Friday, May 1, 2009
BOH gives advice on swine flu
Media attention is focusing on the outbreak of swine flu in various states across the country. The Massachusetts Department of Public Health and the Center for Disease Control are providing regular updates to local health departments. The Carlisle Board of Health will keep residents informed of events as they might apply to Carlisle. Information can be found on the town website at www.carlislema.gov by going to the Board of Health link on Swine Flu. The state has also set up a hotline that can be accessed by calling 211.
Swine Flu is a respiratory disease that occurs in pigs. People do not normally get swine flu, but CDC has found that this particular virus is being transmitted from one person to another. How easily it can be transmitted has not yet been determined. Symptoms of swine flu are similar to regular human flu and include fever, cough, sore throat, body aches, headache, chills and fatigue. Some people have reported diarrhea and vomiting associated with swine flu. Swine flu may cause a worsening of underlying chronic medical conditions.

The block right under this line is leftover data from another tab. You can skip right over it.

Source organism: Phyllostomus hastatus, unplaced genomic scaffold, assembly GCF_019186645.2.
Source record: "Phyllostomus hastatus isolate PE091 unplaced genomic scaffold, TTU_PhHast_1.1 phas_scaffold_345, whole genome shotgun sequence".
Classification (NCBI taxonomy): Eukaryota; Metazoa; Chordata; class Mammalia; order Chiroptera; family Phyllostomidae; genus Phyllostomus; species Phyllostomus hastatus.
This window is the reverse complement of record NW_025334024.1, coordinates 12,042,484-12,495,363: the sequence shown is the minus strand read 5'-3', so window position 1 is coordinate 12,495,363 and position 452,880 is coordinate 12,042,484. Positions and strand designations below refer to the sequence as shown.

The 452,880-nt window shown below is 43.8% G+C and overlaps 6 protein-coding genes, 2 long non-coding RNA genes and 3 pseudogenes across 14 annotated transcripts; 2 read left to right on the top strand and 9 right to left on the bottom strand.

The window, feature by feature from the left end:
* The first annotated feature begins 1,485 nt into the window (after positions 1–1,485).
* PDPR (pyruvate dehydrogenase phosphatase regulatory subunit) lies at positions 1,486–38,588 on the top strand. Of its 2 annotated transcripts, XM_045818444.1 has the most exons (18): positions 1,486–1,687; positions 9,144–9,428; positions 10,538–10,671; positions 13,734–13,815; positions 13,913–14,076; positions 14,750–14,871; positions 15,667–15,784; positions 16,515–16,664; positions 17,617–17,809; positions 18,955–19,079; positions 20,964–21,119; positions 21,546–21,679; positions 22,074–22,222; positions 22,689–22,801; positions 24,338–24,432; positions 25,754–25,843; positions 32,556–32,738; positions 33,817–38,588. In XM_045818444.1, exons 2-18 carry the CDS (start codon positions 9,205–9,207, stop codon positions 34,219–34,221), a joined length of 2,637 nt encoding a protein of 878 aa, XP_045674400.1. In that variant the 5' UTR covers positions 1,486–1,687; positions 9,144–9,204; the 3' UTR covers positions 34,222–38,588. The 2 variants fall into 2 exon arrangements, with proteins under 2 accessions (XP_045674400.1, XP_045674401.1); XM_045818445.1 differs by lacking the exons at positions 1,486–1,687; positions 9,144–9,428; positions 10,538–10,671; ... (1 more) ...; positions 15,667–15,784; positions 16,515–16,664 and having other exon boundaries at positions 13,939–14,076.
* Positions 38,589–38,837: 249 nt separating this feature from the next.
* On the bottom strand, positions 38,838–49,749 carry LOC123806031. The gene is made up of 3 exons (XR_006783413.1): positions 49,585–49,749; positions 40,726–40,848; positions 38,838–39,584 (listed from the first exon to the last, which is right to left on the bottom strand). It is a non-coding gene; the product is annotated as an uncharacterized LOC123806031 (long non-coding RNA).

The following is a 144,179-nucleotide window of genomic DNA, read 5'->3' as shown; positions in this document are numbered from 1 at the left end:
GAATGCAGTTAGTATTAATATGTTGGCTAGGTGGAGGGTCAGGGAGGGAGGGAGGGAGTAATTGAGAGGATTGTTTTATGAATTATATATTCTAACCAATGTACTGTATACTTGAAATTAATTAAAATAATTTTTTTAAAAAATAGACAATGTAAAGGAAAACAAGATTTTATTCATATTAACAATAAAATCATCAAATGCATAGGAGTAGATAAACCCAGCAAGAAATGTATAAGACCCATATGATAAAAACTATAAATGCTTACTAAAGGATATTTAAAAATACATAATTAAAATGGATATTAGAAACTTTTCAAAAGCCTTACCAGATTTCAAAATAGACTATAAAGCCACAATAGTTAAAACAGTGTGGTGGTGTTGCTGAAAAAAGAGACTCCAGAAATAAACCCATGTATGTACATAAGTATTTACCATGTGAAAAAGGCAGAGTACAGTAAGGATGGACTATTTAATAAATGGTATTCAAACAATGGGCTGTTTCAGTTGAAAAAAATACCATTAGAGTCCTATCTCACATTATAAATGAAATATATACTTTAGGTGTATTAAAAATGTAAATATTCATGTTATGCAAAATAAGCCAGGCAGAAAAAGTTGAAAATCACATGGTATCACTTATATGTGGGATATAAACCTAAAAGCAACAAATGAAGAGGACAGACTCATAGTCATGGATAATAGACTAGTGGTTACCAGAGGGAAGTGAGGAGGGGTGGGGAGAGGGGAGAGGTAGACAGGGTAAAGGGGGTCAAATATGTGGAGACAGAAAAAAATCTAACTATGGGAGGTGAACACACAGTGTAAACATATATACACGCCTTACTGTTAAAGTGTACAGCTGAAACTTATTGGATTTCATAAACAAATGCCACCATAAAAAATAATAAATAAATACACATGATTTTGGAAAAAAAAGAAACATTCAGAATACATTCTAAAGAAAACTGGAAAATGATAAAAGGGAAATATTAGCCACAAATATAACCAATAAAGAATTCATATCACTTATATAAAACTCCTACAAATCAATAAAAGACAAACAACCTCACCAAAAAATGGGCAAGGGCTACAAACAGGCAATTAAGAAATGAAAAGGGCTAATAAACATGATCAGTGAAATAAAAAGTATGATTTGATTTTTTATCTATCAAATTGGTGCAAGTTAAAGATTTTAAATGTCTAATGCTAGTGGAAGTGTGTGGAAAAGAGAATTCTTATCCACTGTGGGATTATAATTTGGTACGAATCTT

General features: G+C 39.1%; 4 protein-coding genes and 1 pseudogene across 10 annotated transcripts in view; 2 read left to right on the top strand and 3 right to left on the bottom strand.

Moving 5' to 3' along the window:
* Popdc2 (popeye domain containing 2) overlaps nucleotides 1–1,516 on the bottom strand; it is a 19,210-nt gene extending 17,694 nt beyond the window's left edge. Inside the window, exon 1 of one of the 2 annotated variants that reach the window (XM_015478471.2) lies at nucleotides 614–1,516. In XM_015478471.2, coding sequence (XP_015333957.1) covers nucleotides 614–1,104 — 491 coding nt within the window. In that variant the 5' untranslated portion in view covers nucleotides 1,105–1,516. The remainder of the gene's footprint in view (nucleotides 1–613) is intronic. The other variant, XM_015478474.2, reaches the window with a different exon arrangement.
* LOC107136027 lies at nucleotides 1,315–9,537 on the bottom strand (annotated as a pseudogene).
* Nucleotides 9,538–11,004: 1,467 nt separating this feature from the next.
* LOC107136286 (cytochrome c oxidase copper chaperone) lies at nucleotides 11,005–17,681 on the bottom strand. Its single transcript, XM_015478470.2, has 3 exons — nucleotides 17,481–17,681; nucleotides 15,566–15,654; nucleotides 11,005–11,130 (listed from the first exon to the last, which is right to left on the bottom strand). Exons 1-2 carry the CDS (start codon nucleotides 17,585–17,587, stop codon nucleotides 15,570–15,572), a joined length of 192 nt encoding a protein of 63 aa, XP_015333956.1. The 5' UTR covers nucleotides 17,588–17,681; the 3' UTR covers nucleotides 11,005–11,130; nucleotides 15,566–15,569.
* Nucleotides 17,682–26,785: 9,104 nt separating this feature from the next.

Flu viruses are spread from person to person through coughing or sneezing. Sometimes people can become infected by touching something with the flu virus on it and then touching their mouths or noses.
There is no vaccine to prevent swine flu and it is unlikely that the vaccine for seasonal flu will prevent swine flu. Infected people may be contagious beginning one day before symptoms develop and up to seven or more days after becoming sick. Antiviral drugs can be used to treat swine flu and prevent more serious complications. Swine flu viruses are not spread by food and you cannot get swine flu from eating pork or pork products.
The following is general advice to help from getting or spreading any type of influenza: avoid close contact with anyone who is sick; wash your hands often with soap and warm water, or use an alcohol-based hand sanitizer; avoid touching your nose, mouth or eyes; clean things that are touched often like door handles, telephones, remotes, etc. If you get sick with a flu-like illness stay home from work and school. If you think you might have swine flu and you need to see your doctor, call ahead and let them know you might have the flu. That way, precautions can be taken to avoid the spread of flu to others.
At this time, and until more information on the transmission of the disease is available, residents should not be alarmed. With proper precautions residents should be able to avoid or minimize potential exposures.
[Source: CDC and MADPH Public Health Fact Sheets.]
© 2009 The